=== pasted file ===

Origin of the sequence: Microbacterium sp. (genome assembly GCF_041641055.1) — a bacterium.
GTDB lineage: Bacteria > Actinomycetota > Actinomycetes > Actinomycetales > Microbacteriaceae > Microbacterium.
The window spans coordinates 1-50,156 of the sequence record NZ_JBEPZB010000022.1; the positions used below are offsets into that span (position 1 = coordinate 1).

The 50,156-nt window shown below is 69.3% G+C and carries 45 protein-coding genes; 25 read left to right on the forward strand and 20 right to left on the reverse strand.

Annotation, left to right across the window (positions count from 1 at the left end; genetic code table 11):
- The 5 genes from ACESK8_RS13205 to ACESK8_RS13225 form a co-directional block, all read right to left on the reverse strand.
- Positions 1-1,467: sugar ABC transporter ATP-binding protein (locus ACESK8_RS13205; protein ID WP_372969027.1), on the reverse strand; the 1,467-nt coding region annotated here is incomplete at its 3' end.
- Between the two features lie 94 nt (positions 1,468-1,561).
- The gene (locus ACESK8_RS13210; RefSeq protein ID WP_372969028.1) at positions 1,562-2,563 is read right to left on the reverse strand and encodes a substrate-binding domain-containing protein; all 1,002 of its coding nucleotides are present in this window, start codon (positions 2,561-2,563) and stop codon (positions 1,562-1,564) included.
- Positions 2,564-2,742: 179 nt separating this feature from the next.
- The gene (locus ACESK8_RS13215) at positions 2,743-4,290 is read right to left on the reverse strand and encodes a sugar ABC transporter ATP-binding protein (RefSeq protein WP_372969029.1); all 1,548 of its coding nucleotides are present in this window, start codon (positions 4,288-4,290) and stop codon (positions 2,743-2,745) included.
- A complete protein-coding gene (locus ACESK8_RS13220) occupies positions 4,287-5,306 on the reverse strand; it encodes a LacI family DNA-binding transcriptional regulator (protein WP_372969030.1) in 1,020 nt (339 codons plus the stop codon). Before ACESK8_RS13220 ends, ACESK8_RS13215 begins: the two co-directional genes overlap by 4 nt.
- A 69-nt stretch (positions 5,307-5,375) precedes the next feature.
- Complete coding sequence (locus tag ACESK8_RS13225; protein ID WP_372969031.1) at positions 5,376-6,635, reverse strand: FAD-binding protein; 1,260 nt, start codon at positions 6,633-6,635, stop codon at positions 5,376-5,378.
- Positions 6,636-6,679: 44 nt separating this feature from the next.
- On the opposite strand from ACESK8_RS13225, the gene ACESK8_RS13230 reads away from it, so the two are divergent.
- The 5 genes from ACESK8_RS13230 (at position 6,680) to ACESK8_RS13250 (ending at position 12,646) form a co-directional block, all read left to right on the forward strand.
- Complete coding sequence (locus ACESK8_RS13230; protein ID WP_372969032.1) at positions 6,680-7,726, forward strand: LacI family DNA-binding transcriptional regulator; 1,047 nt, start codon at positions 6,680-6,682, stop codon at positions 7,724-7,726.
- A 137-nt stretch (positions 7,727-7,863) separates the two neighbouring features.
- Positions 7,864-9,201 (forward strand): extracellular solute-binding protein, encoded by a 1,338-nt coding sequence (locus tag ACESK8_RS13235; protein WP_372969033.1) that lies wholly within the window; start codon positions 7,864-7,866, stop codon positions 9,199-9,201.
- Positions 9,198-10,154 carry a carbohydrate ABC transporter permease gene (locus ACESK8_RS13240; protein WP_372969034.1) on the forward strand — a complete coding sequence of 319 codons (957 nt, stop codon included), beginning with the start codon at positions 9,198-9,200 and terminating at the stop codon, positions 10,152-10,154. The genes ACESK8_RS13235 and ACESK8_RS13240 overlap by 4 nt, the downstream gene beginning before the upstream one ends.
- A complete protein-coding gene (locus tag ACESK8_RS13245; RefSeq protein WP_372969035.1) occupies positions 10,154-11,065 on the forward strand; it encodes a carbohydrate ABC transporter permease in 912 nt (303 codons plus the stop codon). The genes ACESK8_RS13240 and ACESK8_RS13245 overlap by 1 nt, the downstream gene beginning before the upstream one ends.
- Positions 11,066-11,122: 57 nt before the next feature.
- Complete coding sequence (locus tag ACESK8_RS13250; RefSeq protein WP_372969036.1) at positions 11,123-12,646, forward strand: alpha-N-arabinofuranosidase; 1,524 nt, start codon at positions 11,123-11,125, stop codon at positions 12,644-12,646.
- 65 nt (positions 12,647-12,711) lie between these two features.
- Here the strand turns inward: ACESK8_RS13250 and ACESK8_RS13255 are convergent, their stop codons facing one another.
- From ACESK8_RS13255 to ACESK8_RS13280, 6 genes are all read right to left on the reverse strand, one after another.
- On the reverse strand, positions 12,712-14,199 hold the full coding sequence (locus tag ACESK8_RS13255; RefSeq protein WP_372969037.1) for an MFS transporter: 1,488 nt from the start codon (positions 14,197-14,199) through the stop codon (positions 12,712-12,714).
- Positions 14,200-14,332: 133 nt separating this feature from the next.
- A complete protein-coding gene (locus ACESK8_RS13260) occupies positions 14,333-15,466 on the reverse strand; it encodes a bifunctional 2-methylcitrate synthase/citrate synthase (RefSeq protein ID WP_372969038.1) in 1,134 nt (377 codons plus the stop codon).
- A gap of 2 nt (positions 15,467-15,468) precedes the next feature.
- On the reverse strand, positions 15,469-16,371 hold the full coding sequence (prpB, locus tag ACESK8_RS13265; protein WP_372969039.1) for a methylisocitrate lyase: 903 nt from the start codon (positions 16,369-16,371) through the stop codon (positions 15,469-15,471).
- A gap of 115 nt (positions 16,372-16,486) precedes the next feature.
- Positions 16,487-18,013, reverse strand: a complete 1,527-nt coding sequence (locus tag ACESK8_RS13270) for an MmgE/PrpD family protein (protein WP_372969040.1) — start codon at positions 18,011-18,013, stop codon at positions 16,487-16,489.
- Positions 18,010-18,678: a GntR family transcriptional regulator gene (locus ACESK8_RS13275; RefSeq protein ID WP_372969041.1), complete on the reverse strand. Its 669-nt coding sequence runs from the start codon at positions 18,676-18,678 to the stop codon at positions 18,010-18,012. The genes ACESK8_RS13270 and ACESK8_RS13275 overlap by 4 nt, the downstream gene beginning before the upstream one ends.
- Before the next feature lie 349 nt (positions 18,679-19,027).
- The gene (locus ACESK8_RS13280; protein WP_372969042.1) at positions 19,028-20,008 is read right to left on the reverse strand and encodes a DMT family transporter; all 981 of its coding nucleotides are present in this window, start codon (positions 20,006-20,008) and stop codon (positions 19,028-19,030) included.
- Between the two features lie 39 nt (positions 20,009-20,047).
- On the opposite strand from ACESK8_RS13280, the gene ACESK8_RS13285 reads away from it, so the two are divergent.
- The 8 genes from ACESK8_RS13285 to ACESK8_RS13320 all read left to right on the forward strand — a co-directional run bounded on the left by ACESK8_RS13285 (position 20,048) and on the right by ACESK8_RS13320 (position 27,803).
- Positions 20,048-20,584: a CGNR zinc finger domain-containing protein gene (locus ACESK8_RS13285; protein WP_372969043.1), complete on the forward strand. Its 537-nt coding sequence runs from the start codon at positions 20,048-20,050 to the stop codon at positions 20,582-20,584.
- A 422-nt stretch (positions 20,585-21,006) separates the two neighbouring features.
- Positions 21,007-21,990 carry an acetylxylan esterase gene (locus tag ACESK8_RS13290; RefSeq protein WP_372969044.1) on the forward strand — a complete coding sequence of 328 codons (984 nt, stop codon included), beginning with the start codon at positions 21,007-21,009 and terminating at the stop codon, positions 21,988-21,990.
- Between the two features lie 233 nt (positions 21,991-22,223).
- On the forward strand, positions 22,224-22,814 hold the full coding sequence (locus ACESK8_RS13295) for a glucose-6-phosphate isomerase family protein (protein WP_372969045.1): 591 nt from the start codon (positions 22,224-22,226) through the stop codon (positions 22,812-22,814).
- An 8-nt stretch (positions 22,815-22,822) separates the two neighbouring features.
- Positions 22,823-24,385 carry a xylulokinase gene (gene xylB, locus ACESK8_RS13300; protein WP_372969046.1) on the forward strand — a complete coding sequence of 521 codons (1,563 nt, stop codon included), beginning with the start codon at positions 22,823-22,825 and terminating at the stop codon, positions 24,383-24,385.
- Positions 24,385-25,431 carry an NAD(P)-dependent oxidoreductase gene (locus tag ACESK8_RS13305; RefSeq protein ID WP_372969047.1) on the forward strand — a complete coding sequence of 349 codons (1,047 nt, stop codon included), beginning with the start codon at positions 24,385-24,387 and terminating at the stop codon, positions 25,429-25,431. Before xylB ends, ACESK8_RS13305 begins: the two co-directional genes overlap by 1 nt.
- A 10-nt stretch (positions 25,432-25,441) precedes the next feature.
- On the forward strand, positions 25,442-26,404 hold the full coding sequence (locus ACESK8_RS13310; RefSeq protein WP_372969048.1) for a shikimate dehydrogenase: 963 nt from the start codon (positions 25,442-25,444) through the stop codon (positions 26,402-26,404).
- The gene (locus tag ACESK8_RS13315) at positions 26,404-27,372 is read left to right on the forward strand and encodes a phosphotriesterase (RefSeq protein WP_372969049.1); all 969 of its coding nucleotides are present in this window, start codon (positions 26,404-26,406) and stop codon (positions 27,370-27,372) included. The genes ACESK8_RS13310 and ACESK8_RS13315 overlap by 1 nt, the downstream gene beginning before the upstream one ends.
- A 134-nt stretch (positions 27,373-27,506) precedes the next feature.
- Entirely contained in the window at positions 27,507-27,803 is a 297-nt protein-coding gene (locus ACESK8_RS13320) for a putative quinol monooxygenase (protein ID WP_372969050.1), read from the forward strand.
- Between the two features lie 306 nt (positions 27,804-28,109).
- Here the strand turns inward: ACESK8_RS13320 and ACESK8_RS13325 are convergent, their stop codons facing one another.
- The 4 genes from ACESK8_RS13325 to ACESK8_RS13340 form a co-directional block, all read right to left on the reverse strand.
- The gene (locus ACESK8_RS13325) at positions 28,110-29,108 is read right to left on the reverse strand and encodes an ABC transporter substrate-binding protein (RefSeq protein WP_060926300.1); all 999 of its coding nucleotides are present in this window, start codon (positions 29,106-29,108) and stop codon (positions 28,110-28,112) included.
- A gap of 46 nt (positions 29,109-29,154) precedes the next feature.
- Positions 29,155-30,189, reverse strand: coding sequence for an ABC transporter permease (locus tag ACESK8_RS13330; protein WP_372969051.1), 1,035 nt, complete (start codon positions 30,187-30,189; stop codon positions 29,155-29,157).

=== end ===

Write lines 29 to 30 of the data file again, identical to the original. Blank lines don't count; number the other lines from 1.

- Positions 14,200-14,332: 133 nt separating this feature from the next.
- A complete protein-coding gene (locus ACESK8_RS13260) occupies positions 14,333-15,466 on the reverse strand; it encodes a bifunctional 2-methylcitrate synthase/citrate synthase (RefSeq protein ID WP_372969038.1) in 1,134 nt (377 codons plus the stop codon).